“Considering, as we must, the totality of the circumstances, regardless of whether the Officers’ conduct was in fact unreasonable, reasonable police officers in the same position as Officers Demisch and Melvin could have thought that forceful measures were necessary for their safety. In other words, the Officers cannot be said to be ‘plainly incompetent’ for acting as they did.” (internal citations omitted).

The court then went on to “recognize the distinction between entering a front porch without a warrant to perform a search, which is clearly established to be presumptively unreasonable, and to seize a suspect, which is potentially permissible under” current Supreme Court precedent.  Although foundation for that precedent “has been eroded by subsequent curtilage cases like Jardines,” the decision in Santana “upholding the constitutionality of a warrantless seizure at the threshold of a suspect’s home remains binding Supreme Court precedent.”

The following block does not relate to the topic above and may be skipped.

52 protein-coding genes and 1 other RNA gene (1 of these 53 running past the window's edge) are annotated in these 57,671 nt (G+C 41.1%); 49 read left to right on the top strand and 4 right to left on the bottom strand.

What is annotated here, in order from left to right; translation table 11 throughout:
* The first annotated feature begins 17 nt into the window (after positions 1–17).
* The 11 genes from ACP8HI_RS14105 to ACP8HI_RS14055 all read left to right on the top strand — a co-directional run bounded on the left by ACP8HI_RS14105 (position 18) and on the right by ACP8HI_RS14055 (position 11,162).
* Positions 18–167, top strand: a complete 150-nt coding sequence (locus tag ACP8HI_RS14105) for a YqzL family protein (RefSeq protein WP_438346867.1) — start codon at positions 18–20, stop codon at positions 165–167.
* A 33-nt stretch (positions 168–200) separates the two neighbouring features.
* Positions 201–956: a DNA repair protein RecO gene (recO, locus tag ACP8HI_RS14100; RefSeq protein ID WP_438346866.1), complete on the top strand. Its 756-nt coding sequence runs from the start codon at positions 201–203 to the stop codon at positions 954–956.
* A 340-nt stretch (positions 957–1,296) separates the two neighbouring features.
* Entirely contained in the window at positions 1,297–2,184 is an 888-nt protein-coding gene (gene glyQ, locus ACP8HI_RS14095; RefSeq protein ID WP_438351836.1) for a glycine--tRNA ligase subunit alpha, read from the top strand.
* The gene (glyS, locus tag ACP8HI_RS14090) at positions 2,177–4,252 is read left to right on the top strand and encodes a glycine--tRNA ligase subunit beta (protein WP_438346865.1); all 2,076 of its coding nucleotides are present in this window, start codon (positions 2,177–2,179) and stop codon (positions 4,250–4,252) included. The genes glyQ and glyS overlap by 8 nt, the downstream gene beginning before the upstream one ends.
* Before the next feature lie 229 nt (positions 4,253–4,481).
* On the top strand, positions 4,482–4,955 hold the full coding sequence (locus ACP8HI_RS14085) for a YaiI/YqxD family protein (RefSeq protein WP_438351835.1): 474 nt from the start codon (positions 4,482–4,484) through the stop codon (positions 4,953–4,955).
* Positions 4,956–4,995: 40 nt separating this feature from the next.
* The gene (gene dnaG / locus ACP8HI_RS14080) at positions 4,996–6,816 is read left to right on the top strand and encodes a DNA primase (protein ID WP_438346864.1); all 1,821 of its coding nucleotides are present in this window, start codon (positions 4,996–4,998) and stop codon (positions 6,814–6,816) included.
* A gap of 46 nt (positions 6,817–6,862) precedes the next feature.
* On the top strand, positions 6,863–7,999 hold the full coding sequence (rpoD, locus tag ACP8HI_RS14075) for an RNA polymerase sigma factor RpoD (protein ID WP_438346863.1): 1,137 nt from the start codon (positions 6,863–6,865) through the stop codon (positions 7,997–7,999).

United States v. Garcia-Flores

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Custodial interrogation, Miranda warning.  Police executed a search warrant for pornography at Garcia’s residence.  During execution of the search warrant, police interviewed Garcia.  The officer conducting the interview began by reading Garcia’s Miranda rights.  Garcia stated he was “absolutely” willing to proceed with the interview, but after some further questioning, he asked, “[I]s it, uh, possible to have a lawyer[?]”  Despite this apparent reluctance and without further prompting from the officer, Garcia continued to explain his situation, elaborating for some time on a “darkness” with which he was struggling.  Before asking any other questions, the officer sought confirmation that Garcia wanted to continue talking to police.  Garcia again indicated he was “absolutely” willing to continue the interview.  During the questioning that followed, Garcia admitted the computer was his, he was its sole user, and no one else knew his password.  He also admitted he had downloaded and viewed child pornography.  Garcia moved to suppress his incriminating statements, which the district court denied.